After Venture Bros. and New Vegas, seeing James Urbaniak's character being against the dangerous untested medical procedure was a little unexpected.
posted by GenericUser at 7:57 AM on July 7, 2015 [1 favorite]

I would have enjoyed seeing a bit more of the working classes who had found themselves priced out of the city.

That said, largely omitting that put a weird undercurrent of dread behind her fears of losing her income and status: she and her daughter would effectively disappear if they couldn't afford their place in the hierarchy.
posted by DirtyOldTown at 12:35 PM on July 7, 2015

We watched this after I spotted this thread and I'm glad we did. The intro copy and image on Netflix does a spectacularly bad job of indicating what the film is actually about, so I would have missed it otherwise. It is a gorgeously put together and deeply affecting film. Everyone in it absolutely acts their socks off.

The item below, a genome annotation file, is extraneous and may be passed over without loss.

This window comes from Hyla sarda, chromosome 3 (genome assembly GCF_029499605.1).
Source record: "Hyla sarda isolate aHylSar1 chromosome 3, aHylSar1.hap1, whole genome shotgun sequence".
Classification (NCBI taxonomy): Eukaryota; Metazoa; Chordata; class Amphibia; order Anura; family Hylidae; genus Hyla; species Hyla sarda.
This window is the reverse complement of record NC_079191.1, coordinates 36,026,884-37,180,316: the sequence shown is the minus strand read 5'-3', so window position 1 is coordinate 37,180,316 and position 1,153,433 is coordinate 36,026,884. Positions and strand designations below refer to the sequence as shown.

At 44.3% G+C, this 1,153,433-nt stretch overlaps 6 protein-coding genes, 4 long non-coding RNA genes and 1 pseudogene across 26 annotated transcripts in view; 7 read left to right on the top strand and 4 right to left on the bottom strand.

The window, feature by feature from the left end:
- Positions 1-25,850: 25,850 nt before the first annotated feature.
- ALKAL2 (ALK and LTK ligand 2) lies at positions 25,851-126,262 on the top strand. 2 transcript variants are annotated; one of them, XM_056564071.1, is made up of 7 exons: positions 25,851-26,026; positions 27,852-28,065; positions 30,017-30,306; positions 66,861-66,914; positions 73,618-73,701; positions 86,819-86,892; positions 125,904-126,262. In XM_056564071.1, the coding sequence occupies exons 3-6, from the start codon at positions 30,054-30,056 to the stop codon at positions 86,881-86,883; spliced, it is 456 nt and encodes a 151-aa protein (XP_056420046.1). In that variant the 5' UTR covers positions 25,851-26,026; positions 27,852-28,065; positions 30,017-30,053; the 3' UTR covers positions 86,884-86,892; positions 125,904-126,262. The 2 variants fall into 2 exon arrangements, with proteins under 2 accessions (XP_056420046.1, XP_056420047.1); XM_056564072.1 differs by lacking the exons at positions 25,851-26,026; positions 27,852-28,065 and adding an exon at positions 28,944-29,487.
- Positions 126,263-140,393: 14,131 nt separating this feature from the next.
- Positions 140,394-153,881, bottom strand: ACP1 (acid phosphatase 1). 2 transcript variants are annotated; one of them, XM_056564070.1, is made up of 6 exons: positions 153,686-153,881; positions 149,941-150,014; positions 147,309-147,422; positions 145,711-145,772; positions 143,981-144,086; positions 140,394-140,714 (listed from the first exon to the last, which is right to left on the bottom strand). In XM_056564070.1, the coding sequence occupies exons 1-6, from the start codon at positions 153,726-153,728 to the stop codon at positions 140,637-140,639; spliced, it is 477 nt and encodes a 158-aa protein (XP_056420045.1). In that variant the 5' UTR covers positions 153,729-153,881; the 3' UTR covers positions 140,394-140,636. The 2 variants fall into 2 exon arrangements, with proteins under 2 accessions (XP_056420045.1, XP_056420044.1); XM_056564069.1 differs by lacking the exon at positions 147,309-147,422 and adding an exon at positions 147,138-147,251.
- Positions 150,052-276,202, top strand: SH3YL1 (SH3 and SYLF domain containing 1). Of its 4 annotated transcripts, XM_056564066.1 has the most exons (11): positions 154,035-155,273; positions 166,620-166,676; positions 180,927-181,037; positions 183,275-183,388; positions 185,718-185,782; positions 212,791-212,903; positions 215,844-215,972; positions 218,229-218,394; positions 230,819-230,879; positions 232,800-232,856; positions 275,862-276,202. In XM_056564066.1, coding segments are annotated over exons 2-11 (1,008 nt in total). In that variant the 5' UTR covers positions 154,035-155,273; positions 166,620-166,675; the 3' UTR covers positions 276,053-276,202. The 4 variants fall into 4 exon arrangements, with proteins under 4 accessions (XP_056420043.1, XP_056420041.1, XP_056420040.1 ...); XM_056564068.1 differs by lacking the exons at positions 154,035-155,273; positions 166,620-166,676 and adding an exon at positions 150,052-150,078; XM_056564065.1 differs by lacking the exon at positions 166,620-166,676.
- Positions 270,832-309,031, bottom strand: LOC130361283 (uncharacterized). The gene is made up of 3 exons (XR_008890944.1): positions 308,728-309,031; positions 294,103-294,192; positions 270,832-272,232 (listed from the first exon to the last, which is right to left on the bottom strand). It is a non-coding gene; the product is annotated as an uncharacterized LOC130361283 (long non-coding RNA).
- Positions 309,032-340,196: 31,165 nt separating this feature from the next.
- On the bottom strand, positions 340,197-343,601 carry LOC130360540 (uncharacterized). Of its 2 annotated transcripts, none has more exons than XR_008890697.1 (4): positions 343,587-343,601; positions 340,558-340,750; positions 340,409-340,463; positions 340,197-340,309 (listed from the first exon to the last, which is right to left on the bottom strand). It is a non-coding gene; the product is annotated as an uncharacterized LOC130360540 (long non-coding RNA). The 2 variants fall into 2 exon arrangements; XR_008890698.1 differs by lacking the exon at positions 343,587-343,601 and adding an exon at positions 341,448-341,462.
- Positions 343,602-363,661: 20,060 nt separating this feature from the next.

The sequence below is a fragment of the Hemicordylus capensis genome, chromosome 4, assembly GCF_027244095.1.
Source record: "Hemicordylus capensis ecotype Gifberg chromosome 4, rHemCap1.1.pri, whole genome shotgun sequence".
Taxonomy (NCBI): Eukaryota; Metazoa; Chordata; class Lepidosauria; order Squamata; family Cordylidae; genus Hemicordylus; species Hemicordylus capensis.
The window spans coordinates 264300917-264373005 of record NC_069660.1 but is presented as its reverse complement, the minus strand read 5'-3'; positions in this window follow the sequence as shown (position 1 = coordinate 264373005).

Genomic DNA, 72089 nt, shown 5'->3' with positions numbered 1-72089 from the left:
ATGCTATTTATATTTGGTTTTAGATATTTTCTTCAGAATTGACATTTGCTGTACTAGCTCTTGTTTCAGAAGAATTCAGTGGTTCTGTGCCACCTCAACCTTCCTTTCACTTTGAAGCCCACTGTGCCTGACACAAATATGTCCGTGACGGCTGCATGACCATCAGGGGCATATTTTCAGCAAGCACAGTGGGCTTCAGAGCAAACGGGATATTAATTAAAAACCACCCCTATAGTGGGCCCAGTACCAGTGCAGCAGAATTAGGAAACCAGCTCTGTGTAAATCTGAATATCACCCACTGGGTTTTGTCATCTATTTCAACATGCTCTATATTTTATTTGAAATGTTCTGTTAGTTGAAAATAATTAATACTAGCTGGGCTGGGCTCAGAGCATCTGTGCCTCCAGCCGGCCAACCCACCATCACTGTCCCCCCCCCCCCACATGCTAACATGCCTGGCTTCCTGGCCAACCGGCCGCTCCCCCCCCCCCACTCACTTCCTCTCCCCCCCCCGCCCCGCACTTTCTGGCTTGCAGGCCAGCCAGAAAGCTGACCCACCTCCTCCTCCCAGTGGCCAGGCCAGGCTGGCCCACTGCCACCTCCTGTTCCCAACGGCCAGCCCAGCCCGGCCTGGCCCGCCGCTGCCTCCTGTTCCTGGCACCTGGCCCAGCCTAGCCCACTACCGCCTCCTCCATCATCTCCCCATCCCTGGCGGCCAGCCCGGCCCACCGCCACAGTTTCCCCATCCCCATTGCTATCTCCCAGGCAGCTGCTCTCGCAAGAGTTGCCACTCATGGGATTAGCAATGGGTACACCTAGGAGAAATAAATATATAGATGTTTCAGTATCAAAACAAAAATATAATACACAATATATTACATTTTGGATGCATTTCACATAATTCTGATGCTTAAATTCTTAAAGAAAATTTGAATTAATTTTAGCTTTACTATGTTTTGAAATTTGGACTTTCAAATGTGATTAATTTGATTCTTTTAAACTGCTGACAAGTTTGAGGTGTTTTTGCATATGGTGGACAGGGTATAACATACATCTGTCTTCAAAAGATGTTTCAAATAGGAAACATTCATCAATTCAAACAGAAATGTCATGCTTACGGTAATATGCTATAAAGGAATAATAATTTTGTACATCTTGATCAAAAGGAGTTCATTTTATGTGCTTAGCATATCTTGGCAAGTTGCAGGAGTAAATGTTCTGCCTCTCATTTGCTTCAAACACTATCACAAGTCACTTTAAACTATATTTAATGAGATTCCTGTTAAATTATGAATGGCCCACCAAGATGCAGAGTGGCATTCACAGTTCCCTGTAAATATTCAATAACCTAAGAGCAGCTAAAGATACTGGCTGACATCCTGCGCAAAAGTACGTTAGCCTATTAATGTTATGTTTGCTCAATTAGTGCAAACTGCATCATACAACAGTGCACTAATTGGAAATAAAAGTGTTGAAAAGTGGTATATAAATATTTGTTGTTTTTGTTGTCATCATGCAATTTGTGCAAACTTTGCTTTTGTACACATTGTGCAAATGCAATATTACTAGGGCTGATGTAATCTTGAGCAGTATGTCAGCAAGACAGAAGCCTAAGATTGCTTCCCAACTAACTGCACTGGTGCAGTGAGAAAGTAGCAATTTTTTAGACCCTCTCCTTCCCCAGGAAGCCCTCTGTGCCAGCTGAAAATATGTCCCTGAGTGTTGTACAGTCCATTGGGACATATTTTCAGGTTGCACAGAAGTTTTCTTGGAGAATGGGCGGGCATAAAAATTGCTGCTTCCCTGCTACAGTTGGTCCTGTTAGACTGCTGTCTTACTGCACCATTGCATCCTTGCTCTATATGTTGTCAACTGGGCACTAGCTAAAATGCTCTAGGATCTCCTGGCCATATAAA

And from an SF nerd point of view, it's really refreshing to see a film set in the future that focuses so strongly and effectively on the human effects of changing societal pressures and new technologies, without making it about the technologies directly. Films like this really succeed, I think, when you find yourself asking how you would react in the same situation and begin to identify with the impossible choices the future may present us with.
posted by Happy Dave at 4:57 AM on July 18, 2015 [1 favorite]

Yeah, nice worldbuilding - I'm sure I would have enjoyed that if I hadn't been constantly screaming inside.

I mean, I've seen horror films that have been less disturbing! That relentless, quotidian, low-key despair really got to me. And the manipulation and the body-losing terror. And the protagonist slowly coming to the realization that she has no options and everyone just goes *shrug*. And even the quiet anxiety and hopelessness of the overworked child before their lives change... To be followed by a massive sad. It's like someone went "let's make a movie that will keep sively up at night".

I mean, it was really good, but crikey.
posted by sively at 10:32 AM on March 10, 2016